Size characteristics of sediments eroded from three soils in China under natural rainfall
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The particle-size distribution of runoff sediment is important in understanding, characterizing and modeling the transport behavior of sediment and sediment-associated chemicals. The objective of this study was to investigate the particle-size distribution of sediments eroded from three soils in China under natural rainfall.
Materials and methods
Each of the three soils was packed to a depth of 30 cm in a 20 × 2.1 m runoff plot. Sediments yielded in nine natural rainfall events were analyzed for their particle-size distribution prior to and following dispersion.
Results and discussion
The sediment size measured in the undispersed condition was always larger than the one determined after chemical dispersion, indicating that part of the sediment was eroded in aggregated form. The degree of sediment aggregation depended on the clay content and the organic matter content of the sources. The mean sediment size quantified by mean weight diameter linearly increased with sediment yield for the two soils with relatively high clay content. The rate of increase was greater in the undispersed condition than that in the dispersed condition for these two soils. Comparing sediments to the corresponding source soil, the results of mean weight diameter and enrichment ratio both revealed that aggregate-size distribution was more sensitive to soil erosion than the primary particle-size distribution. Small aggregates, rather than the primary particles, were selectively eroded in the rainfall events.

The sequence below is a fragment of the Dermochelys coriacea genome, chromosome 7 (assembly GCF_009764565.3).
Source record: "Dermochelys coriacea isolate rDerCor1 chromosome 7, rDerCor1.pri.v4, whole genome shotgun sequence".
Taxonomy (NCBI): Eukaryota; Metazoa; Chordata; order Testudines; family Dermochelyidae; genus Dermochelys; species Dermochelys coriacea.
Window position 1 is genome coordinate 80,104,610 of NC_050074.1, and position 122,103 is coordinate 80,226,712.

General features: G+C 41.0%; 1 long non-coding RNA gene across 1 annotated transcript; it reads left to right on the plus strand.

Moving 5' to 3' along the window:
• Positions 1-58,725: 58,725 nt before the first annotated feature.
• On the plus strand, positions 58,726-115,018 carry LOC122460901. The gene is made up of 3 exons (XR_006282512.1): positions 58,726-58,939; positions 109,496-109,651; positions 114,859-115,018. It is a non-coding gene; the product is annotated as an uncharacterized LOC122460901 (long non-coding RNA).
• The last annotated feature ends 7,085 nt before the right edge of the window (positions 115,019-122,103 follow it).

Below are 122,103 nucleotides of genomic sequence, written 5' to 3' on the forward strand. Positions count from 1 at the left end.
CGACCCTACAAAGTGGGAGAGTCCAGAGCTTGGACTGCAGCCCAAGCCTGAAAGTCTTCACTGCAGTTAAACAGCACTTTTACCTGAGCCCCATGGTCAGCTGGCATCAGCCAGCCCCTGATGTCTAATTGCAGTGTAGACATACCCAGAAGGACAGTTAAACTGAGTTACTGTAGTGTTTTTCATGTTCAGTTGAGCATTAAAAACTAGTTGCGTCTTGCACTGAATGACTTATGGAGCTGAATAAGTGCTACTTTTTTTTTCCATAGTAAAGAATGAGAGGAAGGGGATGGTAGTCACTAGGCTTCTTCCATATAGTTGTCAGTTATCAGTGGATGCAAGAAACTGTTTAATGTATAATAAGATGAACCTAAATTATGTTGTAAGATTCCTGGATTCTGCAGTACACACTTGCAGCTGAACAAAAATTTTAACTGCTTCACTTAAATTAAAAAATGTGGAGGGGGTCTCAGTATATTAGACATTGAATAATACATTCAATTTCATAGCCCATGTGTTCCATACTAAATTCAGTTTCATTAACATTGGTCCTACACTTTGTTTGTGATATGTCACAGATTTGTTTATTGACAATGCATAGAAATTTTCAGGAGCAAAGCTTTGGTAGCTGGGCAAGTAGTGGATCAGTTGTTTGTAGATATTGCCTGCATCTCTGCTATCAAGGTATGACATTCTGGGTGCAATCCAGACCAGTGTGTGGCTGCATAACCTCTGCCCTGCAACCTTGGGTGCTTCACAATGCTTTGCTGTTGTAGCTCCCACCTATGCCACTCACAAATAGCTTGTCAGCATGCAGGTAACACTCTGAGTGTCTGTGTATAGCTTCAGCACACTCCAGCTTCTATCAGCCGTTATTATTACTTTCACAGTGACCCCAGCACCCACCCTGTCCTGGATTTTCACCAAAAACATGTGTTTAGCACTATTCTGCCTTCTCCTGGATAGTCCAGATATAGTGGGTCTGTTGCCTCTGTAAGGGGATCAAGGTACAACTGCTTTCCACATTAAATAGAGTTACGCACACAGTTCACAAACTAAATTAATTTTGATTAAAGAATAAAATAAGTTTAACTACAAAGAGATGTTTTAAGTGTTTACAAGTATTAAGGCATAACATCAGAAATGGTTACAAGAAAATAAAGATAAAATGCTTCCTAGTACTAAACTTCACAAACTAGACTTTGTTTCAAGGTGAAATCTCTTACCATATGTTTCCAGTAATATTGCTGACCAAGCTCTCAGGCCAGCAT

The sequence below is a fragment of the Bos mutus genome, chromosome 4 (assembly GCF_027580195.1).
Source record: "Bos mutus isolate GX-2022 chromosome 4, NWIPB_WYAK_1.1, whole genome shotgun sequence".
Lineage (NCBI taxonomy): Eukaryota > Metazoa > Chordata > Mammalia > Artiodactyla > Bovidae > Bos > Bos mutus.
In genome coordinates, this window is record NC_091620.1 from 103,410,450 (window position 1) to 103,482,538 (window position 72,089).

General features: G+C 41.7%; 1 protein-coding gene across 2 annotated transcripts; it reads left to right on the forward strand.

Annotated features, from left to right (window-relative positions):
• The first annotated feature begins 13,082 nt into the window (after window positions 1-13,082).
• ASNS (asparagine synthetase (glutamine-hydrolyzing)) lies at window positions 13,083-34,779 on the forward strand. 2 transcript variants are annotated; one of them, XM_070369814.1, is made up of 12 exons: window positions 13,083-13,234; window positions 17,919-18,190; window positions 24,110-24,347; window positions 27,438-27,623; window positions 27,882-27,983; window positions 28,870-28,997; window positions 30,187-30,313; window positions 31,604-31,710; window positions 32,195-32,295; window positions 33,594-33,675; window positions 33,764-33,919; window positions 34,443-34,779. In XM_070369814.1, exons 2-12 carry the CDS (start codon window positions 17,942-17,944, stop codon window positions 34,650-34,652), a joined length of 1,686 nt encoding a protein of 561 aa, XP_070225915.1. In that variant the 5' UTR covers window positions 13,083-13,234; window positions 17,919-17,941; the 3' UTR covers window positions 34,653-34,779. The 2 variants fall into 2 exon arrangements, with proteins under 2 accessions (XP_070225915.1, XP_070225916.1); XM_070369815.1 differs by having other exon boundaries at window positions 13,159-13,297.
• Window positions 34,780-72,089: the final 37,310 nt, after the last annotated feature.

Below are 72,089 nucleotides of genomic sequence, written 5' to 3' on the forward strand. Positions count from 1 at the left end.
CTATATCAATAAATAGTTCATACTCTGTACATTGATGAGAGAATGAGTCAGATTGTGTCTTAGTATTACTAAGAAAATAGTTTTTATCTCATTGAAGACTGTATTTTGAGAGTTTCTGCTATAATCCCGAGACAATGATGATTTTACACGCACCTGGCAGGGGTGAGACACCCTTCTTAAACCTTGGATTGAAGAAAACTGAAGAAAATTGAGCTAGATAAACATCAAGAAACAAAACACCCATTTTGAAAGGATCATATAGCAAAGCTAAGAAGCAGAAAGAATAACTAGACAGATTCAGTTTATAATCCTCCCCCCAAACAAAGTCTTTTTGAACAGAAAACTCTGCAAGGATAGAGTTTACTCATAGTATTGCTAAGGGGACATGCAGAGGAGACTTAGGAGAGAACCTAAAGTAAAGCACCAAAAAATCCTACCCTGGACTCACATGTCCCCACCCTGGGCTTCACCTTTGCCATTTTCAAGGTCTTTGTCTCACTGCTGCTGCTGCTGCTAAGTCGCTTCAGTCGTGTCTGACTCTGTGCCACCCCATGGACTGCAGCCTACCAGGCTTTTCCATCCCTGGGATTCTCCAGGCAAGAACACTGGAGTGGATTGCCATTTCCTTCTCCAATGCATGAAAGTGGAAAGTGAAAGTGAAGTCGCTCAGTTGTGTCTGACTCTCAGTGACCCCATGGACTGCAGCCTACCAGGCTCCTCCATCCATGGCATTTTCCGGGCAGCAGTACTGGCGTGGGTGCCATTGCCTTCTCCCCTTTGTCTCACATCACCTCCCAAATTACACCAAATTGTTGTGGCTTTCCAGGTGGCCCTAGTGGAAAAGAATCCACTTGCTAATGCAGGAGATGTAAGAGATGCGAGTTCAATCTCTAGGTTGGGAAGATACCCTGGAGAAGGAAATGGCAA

These findings support the use of both dispersed and undispersed sediment-size distributions for the characterization of sediment transport and the associated sediment-bound nutrients and contaminants.
KeywordsAggregates Enrichment ratio Selective erosion Primary particles Sediment-size distribution
The authors thank Rainfall Simulation Hall, State Key Laboratory of Earth Surface Processes and Resource Ecology, Beijing Normal University. This study was funded by the “Creative Research Groups of National Natural Science Foundation of China (No. 41321001),” the “Fundamental Research Funds for the Central Universities,” and the “Youth Scholars Program of Beijing Normal University (No. 2014NT04).”
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